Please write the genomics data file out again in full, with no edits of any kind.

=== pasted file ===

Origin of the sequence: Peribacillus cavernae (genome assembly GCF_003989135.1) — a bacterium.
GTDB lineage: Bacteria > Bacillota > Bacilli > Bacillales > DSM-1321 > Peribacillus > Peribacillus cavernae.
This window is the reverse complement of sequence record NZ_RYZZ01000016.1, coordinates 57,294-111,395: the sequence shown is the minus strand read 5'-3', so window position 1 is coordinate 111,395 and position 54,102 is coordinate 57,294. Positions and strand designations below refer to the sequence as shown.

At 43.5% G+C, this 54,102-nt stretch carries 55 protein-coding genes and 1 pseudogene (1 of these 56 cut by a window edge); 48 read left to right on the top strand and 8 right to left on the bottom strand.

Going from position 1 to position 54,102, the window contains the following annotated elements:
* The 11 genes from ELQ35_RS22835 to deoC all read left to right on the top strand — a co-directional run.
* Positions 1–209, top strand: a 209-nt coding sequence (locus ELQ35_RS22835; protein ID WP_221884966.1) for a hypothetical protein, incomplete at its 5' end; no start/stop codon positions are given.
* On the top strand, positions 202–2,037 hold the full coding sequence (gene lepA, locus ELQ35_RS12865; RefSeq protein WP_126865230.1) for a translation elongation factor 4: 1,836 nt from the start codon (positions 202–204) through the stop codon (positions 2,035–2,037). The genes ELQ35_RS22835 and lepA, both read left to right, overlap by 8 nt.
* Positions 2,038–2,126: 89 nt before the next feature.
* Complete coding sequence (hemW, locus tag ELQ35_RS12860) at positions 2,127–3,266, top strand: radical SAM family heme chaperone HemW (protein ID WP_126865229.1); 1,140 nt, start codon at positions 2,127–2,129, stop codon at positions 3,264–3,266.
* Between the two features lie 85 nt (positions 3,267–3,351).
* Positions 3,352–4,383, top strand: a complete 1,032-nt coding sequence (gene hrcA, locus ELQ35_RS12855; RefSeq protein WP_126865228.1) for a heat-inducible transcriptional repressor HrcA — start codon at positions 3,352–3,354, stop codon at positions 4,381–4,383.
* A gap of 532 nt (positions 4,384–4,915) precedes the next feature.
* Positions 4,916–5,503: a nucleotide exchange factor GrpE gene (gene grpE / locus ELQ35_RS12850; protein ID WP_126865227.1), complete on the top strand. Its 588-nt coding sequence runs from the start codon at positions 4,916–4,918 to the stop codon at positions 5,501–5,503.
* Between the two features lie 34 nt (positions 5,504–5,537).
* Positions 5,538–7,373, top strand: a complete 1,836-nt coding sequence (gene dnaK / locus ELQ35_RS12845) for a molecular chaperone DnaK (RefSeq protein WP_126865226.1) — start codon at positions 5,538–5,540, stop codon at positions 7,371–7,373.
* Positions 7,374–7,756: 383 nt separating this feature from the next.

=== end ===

Origin of the sequence: Peribacillus cavernae (genome assembly GCF_003989135.1) — a bacterium.
GTDB lineage: Bacteria > Bacillota > Bacilli > Bacillales > DSM-1321 > Peribacillus > Peribacillus cavernae.
This window is the reverse complement of sequence record NZ_RYZZ01000016.1, coordinates 57,294-111,395: the sequence shown is the minus strand read 5'-3', so window position 1 is coordinate 111,395 and position 54,102 is coordinate 57,294. Positions and strand designations below refer to the sequence as shown.

At 43.5% G+C, this 54,102-nt stretch carries 55 protein-coding genes and 1 pseudogene (1 of these 56 cut by a window edge); 48 read left to right on the top strand and 8 right to left on the bottom strand.

Going from position 1 to position 54,102, the window contains the following annotated elements:
* The 11 genes from ELQ35_RS22835 to deoC all read left to right on the top strand — a co-directional run.
* Positions 1–209, top strand: a 209-nt coding sequence (locus ELQ35_RS22835; protein ID WP_221884966.1) for a hypothetical protein, incomplete at its 5' end; no start/stop codon positions are given.
* On the top strand, positions 202–2,037 hold the full coding sequence (gene lepA, locus ELQ35_RS12865; RefSeq protein WP_126865230.1) for a translation elongation factor 4: 1,836 nt from the start codon (positions 202–204) through the stop codon (positions 2,035–2,037). The genes ELQ35_RS22835 and lepA, both read left to right, overlap by 8 nt.
* Positions 2,038–2,126: 89 nt before the next feature.
* Complete coding sequence (hemW, locus tag ELQ35_RS12860) at positions 2,127–3,266, top strand: radical SAM family heme chaperone HemW (protein ID WP_126865229.1); 1,140 nt, start codon at positions 2,127–2,129, stop codon at positions 3,264–3,266.
* Between the two features lie 85 nt (positions 3,267–3,351).
* Positions 3,352–4,383, top strand: a complete 1,032-nt coding sequence (gene hrcA, locus ELQ35_RS12855; RefSeq protein WP_126865228.1) for a heat-inducible transcriptional repressor HrcA — start codon at positions 3,352–3,354, stop codon at positions 4,381–4,383.
* A gap of 532 nt (positions 4,384–4,915) precedes the next feature.
* Positions 4,916–5,503: a nucleotide exchange factor GrpE gene (gene grpE / locus ELQ35_RS12850; protein ID WP_126865227.1), complete on the top strand. Its 588-nt coding sequence runs from the start codon at positions 4,916–4,918 to the stop codon at positions 5,501–5,503.
* Between the two features lie 34 nt (positions 5,504–5,537).
* Positions 5,538–7,373, top strand: a complete 1,836-nt coding sequence (gene dnaK / locus ELQ35_RS12845) for a molecular chaperone DnaK (RefSeq protein WP_126865226.1) — start codon at positions 5,538–5,540, stop codon at positions 7,371–7,373.
* Positions 7,374–7,756: 383 nt separating this feature from the next.